This is a problem for Russia. Some matters can be dealt with by product substitution, but the quality will often be inferior (there’s a reason why the brands got their success in the first place, and it’s not always just marketing budget). In some areas there simply will be no products that can be used as a substitute. We might all hate Microsoft. It’s pretty universal. Piracy looks like the only practical option for Russia in that case. Though even that might not be straightforward, if the exodus of tech workers from Russia continues.
The effects of this are likely to play out publicly over the coming months. We’ve already seen women fighting in Moscow’s IKEA and epic queues at McDonalds as it closes down there. Reports of Russian life in an autarky are likely to be a regular news feature. They are unlikely to look appealing.
I expect that the public will see that as consumers they have real power to effect social change. This has been a coming thing for some years, with the BDS movement for Palestine as only the most prominent of many such efforts. The idea is likely to become still more popular.
Companies, particularly those that deal directly with consumers, have been developing their values and statements of purpose, and sometimes practising what they preach. They will need to be still more responsive to different strands of public opinion. This is going to be a struggle for traditional red-in-tooth-and-claw capitalists, but a struggle they’re going to need to engage with.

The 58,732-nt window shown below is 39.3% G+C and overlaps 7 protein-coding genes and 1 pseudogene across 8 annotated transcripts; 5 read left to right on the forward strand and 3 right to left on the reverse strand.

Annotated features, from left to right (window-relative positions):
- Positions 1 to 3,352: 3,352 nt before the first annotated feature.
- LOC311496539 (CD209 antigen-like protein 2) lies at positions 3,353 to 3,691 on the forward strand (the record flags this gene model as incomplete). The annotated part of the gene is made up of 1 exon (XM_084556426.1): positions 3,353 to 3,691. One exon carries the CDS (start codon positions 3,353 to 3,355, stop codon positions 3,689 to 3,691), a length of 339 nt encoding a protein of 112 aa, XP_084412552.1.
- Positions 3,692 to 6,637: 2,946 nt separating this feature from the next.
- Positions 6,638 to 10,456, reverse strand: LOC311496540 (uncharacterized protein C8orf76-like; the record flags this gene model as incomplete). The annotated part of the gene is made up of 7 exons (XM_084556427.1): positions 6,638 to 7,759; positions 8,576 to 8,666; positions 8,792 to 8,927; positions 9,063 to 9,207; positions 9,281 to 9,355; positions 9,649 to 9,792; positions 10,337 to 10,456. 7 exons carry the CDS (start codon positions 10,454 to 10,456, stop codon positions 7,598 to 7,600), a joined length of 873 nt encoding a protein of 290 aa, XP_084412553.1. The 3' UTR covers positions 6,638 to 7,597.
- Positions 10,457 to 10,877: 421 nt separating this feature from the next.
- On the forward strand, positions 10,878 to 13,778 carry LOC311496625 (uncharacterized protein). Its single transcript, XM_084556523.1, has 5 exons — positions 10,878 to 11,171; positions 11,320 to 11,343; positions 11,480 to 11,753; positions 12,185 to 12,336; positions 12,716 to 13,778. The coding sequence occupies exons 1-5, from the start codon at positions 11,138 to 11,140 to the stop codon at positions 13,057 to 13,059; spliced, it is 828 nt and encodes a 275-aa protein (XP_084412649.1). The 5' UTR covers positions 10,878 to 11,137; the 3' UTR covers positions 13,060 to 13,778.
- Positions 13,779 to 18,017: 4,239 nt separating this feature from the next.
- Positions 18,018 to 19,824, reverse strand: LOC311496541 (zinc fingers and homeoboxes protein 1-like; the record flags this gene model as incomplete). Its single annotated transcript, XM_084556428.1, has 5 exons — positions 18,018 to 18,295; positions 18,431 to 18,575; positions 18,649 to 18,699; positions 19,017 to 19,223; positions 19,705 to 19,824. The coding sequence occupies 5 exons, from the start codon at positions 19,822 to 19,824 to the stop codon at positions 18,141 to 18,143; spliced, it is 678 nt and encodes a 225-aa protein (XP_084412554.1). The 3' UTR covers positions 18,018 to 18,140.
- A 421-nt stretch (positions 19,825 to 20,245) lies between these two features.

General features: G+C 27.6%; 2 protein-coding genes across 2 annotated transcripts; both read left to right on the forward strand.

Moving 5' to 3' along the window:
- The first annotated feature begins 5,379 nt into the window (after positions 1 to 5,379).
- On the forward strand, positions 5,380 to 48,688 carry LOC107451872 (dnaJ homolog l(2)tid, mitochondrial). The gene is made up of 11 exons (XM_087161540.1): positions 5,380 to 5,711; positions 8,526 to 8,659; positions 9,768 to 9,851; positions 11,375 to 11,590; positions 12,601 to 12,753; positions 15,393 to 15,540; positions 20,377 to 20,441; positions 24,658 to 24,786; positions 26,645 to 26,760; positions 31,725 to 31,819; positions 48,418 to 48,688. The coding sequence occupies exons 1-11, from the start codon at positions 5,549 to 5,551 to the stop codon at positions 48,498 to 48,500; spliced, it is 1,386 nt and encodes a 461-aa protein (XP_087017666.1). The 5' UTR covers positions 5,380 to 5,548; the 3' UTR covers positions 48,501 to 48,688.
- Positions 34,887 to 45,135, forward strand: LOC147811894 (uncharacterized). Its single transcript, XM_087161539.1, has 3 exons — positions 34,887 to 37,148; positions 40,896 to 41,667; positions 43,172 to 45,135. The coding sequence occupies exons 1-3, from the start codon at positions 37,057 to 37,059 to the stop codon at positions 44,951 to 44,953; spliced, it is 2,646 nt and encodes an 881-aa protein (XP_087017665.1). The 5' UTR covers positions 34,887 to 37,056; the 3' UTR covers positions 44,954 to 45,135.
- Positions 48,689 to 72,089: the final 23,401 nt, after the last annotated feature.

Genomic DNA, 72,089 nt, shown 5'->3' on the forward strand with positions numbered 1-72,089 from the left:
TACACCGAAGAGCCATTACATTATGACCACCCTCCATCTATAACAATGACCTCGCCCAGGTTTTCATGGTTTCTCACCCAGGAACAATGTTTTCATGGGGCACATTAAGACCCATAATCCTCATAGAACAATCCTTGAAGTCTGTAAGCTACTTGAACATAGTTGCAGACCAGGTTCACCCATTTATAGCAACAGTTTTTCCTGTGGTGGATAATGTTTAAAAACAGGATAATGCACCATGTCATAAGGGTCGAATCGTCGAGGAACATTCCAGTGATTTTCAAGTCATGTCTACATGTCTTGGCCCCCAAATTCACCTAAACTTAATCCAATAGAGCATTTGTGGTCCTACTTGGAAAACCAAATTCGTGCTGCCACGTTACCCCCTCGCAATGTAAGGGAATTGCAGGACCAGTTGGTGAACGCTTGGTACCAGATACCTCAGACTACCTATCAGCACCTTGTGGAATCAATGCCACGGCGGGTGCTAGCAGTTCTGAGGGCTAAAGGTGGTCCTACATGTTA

This gives even more power to social media. The Russians don’t seem to have realised the importance of the social media front in a hot war (odd, given how vigorously they have used social media in peacetime). The severity of the sanctions that Russia has faced, both formal and informal, has been increased owing to the public outrage at what they are seeing.
Ukrainians have by contrast handled social media consummately well. Not every Ukrainian combatant drives a tractor, not every Ukrainian military action will have been the stopping of a tank without weapons. You wouldn’t guess that from its social media coverage, which is curiously light on details of how the Azov battalion is performing.
That places a responsibility on us to interrogate what we see on social media carefully (here, and elsewhere). We should always be alert to the idea that our emotions are being manipulated to benefit someone else’s agenda.
The social media companies themselves are in a real mess. Twitter and Facebook both banned Donald Trump, but are now struggling to draw up any coherent policy to deal with state-led disinformation. While these are privately-owned platforms, their public impact is such that state regulation may now be the only way forward.
We don’t seem to have any idea what we want from oligarchs